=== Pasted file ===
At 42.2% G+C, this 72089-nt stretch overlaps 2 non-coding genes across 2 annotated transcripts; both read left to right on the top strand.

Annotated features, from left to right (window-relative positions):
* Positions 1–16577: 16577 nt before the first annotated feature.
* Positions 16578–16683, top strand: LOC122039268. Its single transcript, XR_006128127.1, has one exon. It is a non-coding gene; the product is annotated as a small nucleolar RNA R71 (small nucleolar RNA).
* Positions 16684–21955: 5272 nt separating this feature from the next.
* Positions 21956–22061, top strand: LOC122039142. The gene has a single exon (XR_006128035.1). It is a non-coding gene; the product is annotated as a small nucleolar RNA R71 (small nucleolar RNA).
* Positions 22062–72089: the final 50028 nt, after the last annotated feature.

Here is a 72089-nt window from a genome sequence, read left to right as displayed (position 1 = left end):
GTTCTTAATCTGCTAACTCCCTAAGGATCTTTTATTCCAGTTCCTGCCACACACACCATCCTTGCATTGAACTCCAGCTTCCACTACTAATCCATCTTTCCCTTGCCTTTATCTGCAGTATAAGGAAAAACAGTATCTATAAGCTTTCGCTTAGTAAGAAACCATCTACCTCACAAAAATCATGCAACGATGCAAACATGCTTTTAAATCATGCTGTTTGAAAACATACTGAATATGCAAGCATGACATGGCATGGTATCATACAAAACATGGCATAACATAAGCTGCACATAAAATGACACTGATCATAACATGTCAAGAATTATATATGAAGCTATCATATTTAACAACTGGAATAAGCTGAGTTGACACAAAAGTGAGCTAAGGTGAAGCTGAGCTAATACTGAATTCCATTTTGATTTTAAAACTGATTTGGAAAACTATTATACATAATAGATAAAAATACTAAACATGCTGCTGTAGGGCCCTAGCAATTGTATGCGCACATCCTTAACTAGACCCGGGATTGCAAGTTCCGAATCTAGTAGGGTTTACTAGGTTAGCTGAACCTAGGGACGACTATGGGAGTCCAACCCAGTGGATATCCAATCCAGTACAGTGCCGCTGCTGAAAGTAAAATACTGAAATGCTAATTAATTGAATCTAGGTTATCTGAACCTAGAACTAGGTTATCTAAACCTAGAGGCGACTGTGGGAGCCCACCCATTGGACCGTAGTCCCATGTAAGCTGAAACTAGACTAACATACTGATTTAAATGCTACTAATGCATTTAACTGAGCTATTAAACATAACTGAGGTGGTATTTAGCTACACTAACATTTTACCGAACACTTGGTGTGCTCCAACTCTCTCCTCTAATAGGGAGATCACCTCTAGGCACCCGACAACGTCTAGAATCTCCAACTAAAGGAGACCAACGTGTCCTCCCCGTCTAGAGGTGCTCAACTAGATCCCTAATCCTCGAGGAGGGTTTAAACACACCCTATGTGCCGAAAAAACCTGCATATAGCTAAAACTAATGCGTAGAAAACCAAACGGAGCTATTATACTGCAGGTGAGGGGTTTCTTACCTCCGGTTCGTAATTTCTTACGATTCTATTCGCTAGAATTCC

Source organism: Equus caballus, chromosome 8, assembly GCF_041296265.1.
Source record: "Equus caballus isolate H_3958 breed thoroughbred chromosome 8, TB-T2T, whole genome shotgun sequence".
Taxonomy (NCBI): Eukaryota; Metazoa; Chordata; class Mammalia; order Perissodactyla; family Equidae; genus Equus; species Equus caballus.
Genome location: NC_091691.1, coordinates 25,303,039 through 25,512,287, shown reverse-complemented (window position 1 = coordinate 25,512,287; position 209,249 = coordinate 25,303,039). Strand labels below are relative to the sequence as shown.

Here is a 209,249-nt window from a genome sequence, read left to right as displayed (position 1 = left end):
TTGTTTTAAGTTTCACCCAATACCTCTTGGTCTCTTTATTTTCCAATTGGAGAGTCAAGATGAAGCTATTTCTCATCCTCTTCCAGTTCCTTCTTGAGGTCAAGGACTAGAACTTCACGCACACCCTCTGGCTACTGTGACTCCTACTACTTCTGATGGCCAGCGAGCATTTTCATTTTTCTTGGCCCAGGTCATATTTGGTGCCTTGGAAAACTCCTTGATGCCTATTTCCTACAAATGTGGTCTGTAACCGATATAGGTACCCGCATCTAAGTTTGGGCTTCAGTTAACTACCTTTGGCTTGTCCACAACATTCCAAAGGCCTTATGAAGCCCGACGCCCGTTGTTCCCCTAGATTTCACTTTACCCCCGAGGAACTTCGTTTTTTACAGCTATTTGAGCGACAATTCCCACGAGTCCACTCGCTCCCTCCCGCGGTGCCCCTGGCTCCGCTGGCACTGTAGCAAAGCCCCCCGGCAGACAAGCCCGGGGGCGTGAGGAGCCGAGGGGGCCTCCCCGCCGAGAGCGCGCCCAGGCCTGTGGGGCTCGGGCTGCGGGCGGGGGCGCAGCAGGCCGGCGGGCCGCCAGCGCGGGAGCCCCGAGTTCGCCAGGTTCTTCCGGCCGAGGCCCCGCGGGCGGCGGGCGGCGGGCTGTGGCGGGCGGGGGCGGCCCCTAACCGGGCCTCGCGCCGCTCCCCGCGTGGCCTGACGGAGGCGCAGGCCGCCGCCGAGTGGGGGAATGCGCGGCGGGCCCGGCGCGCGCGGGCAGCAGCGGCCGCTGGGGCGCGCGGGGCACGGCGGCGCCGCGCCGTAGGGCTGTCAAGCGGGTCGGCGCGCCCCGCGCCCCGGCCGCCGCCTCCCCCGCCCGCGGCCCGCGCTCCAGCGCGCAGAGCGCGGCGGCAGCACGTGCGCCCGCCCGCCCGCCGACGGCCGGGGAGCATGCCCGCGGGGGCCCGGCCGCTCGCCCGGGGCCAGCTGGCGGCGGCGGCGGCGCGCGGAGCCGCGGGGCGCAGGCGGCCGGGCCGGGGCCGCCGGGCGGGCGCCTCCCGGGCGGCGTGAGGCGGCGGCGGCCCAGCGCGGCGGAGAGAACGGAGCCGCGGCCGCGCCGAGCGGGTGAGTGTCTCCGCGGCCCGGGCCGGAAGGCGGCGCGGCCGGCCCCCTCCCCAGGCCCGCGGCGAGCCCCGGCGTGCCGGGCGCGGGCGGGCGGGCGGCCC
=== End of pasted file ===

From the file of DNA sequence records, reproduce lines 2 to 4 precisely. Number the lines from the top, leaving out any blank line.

Annotated features, from left to right (window-relative positions):
* Positions 1–16577: 16577 nt before the first annotated feature.
* Positions 16578–16683, top strand: LOC122039268. Its single transcript, XR_006128127.1, has one exon. It is a non-coding gene; the product is annotated as a small nucleolar RNA R71 (small nucleolar RNA).